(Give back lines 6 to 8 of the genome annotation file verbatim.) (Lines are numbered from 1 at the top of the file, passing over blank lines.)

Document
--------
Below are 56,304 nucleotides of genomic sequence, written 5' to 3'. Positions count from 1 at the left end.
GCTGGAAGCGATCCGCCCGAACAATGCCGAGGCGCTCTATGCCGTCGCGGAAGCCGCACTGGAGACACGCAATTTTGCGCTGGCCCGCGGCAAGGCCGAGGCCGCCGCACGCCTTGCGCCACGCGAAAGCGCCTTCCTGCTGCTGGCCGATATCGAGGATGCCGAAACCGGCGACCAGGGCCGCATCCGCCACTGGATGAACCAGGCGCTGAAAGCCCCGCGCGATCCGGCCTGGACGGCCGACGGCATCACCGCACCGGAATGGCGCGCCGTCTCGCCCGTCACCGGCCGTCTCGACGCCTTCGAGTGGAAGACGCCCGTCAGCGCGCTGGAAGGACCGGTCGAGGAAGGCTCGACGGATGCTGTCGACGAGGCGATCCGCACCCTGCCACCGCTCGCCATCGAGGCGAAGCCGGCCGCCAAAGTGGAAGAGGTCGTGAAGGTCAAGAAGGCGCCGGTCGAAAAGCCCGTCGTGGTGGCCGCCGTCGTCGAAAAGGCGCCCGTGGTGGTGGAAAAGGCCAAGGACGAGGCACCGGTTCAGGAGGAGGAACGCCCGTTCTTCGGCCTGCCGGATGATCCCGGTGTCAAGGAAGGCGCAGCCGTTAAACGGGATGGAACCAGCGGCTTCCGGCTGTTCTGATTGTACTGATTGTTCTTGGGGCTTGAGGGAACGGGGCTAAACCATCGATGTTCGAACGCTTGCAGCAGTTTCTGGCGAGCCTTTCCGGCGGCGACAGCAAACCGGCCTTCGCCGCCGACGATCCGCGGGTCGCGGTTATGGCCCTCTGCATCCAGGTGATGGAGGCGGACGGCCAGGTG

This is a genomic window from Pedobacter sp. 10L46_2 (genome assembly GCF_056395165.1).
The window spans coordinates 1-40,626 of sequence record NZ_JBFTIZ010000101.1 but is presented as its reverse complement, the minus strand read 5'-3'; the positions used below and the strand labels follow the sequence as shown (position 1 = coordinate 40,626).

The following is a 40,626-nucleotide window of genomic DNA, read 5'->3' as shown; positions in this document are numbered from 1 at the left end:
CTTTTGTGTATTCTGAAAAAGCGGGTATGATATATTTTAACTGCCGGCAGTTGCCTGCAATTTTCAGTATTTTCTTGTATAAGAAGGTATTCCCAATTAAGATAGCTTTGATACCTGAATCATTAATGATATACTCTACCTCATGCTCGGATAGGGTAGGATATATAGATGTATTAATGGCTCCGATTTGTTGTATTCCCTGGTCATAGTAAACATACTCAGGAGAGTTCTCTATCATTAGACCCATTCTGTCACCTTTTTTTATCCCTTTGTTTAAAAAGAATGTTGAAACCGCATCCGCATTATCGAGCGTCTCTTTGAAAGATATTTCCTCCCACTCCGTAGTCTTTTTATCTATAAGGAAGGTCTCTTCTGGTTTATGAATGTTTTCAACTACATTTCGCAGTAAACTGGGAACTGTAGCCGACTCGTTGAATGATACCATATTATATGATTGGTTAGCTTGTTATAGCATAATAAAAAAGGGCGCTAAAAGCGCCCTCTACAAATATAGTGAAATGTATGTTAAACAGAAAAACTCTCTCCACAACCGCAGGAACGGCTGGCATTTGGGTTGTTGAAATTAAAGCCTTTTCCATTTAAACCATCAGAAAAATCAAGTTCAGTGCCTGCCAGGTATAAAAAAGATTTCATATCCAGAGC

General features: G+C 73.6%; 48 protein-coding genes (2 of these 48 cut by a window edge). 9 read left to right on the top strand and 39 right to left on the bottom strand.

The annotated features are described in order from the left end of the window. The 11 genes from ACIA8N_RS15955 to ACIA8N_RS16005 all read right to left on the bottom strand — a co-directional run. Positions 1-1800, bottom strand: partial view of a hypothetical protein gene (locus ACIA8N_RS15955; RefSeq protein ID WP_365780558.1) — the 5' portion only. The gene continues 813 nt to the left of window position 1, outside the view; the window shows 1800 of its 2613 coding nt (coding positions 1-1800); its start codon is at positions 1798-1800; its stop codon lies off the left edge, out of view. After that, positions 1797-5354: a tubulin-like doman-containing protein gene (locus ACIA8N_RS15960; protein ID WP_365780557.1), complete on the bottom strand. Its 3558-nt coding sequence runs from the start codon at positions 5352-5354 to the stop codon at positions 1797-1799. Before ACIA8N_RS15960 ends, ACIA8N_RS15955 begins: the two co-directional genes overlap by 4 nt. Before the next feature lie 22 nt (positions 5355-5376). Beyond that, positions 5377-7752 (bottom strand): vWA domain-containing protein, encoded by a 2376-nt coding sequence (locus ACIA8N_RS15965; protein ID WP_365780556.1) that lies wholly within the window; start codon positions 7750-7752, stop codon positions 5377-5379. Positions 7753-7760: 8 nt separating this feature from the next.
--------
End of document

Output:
CTTTTGTGTATTCTGAAAAAGCGGGTATGATATATTTTAACTGCCGGCAGTTGCCTGCAATTTTCAGTATTTTCTTGTATAAGAAGGTATTCCCAATTAAGATAGCTTTGATACCTGAATCATTAATGATATACTCTACCTCATGCTCGGATAGGGTAGGATATATAGATGTATTAATGGCTCCGATTTGTTGTATTCCCTGGTCATAGTAAACATACTCAGGAGAGTTCTCTATCATTAGACCCATTCTGTCACCTTTTTTTATCCCTTTGTTTAAAAAGAATGTTGAAACCGCATCCGCATTATCGAGCGTCTCTTTGAAAGATATTTCCTCCCACTCCGTAGTCTTTTTATCTATAAGGAAGGTCTCTTCTGGTTTATGAATGTTTTCAACTACATTTCGCAGTAAACTGGGAACTGTAGCCGACTCGTTGAATGATACCATATTATATGATTGGTTAGCTTGTTATAGCATAATAAAAAAGGGCGCTAAAAGCGCCCTCTACAAATATAGTGAAATGTATGTTAAACAGAAAAACTCTCTCCACAACCGCAGGAACGGCTGGCATTTGGGTTGTTGAAATTAAAGCCTTTTCCATTTAAACCATCAGAAAAATCAAGTTCAGTGCCTGCCAGGTATAAAAAAGATTTCATATCCAGAGC

General features: G+C 73.6%; 48 protein-coding genes (2 of these 48 cut by a window edge). 9 read left to right on the top strand and 39 right to left on the bottom strand.

The annotated features are described in order from the left end of the window. The 11 genes from ACIA8N_RS15955 to ACIA8N_RS16005 all read right to left on the bottom strand — a co-directional run. Positions 1-1800, bottom strand: partial view of a hypothetical protein gene (locus ACIA8N_RS15955; RefSeq protein ID WP_365780558.1) — the 5' portion only. The gene continues 813 nt to the left of window position 1, outside the view; the window shows 1800 of its 2613 coding nt (coding positions 1-1800); its start codon is at positions 1798-1800; its stop codon lies off the left edge, out of view. After that, positions 1797-5354: a tubulin-like doman-containing protein gene (locus ACIA8N_RS15960; protein ID WP_365780557.1), complete on the bottom strand. Its 3558-nt coding sequence runs from the start codon at positions 5352-5354 to the stop codon at positions 1797-1799. Before ACIA8N_RS15960 ends, ACIA8N_RS15955 begins: the two co-directional genes overlap by 4 nt. Before the next feature lie 22 nt (positions 5355-5376). Beyond that, positions 5377-7752 (bottom strand): vWA domain-containing protein, encoded by a 2376-nt coding sequence (locus ACIA8N_RS15965; protein ID WP_365780556.1) that lies wholly within the window; start codon positions 7750-7752, stop codon positions 5377-5379. Positions 7753-7760: 8 nt separating this feature from the next.